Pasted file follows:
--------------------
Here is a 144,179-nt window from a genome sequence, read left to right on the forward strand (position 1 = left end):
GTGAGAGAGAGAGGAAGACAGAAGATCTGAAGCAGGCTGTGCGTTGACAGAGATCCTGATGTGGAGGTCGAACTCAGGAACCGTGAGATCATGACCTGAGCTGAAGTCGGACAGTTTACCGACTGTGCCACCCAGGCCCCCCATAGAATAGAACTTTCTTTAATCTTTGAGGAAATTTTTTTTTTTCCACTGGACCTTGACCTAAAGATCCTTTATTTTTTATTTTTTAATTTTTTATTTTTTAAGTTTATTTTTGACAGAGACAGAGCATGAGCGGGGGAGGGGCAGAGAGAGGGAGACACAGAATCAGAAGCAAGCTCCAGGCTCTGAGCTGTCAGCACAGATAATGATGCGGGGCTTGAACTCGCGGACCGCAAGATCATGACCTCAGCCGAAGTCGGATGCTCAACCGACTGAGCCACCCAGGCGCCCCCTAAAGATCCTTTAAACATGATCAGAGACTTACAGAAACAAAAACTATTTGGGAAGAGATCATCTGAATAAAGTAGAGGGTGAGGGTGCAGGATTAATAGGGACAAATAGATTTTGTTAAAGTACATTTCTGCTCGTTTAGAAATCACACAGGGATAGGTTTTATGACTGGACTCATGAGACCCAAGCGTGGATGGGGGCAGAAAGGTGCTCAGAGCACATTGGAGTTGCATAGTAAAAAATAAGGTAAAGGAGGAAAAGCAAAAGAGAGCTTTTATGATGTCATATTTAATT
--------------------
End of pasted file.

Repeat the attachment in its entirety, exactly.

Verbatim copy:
Here is a 144,179-nt window from a genome sequence, read left to right on the forward strand (position 1 = left end):
GTGAGAGAGAGAGGAAGACAGAAGATCTGAAGCAGGCTGTGCGTTGACAGAGATCCTGATGTGGAGGTCGAACTCAGGAACCGTGAGATCATGACCTGAGCTGAAGTCGGACAGTTTACCGACTGTGCCACCCAGGCCCCCCATAGAATAGAACTTTCTTTAATCTTTGAGGAAATTTTTTTTTTTCCACTGGACCTTGACCTAAAGATCCTTTATTTTTTATTTTTTAATTTTTTATTTTTTAAGTTTATTTTTGACAGAGACAGAGCATGAGCGGGGGAGGGGCAGAGAGAGGGAGACACAGAATCAGAAGCAAGCTCCAGGCTCTGAGCTGTCAGCACAGATAATGATGCGGGGCTTGAACTCGCGGACCGCAAGATCATGACCTCAGCCGAAGTCGGATGCTCAACCGACTGAGCCACCCAGGCGCCCCCTAAAGATCCTTTAAACATGATCAGAGACTTACAGAAACAAAAACTATTTGGGAAGAGATCATCTGAATAAAGTAGAGGGTGAGGGTGCAGGATTAATAGGGACAAATAGATTTTGTTAAAGTACATTTCTGCTCGTTTAGAAATCACACAGGGATAGGTTTTATGACTGGACTCATGAGACCCAAGCGTGGATGGGGGCAGAAAGGTGCTCAGAGCACATTGGAGTTGCATAGTAAAAAATAAGGTAAAGGAGGAAAAGCAAAAGAGAGCTTTTATGATGTCATATTTAATT